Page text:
KABUL (Reuters) - U.S. and other NATO troops killed about 50 insurgents during attacks in Afghanistan on Saturday, calling in air strikes to repel an assault on an outpost in the volatile southeast.
In the largest assault, U.S. troops at a combat outpost in southeastern Paktika province came under fire from rocket-propelled grenades, gunfire and mortars, the NATO-led International Security Assistance Force (ISAF) said.
“They are still investigating the area. Right now it is 38 insurgents killed,” said U.S. Army Master Sergeant Brian Sipp, a spokesman at ISAF’s eastern regional command. Another ISAF spokesman identified the troops involved as American.
There were at least two other attacks in the south and just north of the capital, Kabul, on Friday and Saturday, Afghan and ISAF officials said.
Rising violence and record casualties among foreign troops and civilians are likely to weigh heavily on U.S. President Barack Obama’s review of his Afghanistan war strategy in December and at a NATO summit in Lisbon next month.
In Paktika, five U.S. troops were wounded when the outpost came under attack, ISAF said. Bodies were reported strewn across the battlefield after air strikes were called in.
Taliban spokesman Zabihullah Mujahid said the Islamist group had attacked the outpost, claiming that six police outposts had been overrun in the assault.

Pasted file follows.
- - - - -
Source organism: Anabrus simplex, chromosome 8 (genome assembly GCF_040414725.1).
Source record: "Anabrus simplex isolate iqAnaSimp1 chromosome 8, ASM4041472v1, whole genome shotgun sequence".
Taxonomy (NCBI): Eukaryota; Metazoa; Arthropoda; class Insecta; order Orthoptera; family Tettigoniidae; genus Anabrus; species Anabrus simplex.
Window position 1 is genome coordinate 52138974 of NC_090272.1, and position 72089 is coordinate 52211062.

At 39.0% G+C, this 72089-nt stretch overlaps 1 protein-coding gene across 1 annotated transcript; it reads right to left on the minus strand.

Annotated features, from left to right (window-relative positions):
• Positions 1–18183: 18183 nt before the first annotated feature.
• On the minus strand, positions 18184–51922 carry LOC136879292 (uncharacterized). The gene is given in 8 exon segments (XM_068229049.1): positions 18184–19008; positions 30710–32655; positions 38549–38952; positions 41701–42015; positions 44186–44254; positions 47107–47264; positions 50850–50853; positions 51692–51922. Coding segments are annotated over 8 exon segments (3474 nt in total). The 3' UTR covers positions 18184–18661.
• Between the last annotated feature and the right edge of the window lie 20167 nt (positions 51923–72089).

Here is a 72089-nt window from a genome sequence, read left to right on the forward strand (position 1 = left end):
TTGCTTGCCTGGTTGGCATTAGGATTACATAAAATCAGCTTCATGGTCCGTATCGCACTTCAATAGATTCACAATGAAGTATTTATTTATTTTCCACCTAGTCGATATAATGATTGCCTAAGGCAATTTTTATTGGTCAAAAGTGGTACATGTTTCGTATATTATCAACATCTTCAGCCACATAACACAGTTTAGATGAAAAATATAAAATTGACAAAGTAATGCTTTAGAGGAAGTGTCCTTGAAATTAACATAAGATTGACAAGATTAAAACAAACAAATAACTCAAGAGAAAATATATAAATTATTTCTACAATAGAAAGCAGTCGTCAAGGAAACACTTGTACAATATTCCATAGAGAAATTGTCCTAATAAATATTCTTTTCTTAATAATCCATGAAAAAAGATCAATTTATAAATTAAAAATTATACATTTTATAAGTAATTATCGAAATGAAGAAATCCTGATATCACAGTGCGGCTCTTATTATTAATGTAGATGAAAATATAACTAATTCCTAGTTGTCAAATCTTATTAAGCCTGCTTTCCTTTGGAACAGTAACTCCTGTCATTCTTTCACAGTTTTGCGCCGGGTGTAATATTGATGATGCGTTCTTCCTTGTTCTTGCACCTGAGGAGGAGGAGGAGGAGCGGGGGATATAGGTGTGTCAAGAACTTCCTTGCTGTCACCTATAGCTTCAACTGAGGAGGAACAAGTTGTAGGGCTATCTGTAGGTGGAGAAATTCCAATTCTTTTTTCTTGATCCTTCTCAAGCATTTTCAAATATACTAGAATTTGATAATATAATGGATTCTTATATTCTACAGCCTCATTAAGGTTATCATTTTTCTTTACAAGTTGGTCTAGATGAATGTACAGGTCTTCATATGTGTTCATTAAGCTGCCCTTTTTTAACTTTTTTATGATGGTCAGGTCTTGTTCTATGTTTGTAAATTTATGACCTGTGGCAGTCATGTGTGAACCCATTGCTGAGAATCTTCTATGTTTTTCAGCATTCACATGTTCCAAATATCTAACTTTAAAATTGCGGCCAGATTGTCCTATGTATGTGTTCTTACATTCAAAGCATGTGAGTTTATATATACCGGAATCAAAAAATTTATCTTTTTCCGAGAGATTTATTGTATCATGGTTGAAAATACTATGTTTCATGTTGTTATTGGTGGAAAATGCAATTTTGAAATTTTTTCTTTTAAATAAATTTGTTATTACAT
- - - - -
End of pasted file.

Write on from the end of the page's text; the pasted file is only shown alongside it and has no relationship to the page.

Speaking by telephone from an undisclosed location, Mujahid said Taliban fighters had inflicted “high casualties” on ISAF and Afghan forces but gave no further details. He said eight Taliban fighters had been killed.
The Taliban often make exaggerated or unconfirmed claims about enemy casualties in such attacks.
In the Taliban stronghold of Helmand in the south, ISAF said its forces killed more than 10 insurgents who had attacked a patrol. The patrol came under small-arms fire and responded with artillery and missiles, it said in a statement.
ISAF troops later found bomb-making equipment and about 10 kg of opium, the statement said.
Afghan and ISAF troops also came under attack by insurgents armed with automatic weapons and rocket-propelled grenades while they were building a security checkpoint in Kapisa, north of Kabul, on Friday, ISAF said.
Air strikes were called in to help during a battle lasting several hours.
“Several insurgents were killed and many more wounded from the ground and air,” ISAF said in a separate statement.
The Taliban and other insurgents such as the al Qaeda-linked Haqqani network have launched a series of brazen assaults on foreign bases and government buildings in the past year in a bid to topple President Hamid Karzai and force out foreign troops.
Afghanistan’s insurgency has spread from the Taliban’s heartland in the south and east to other parts of Afghanistan, including northern provinces and Herat in the west, which had long been considered safer.
Four suicide bombers attacked a United Nations base a week ago in Herat, which had been seen as one of the areas where it could be safe enough to begin transferring security responsibility from ISAF to Afghan forces.
Fighting in Afghanistan’s war is at its most intense since the conflict began in 2001 when U.S.-backed Afghan forces toppled the Taliban. More than 2,000 foreign troops have been killed since the war began, more than half of them in the past two years.
Additional reporting by Hamid Shalizi; Editing by Paul Tait and Peter Graff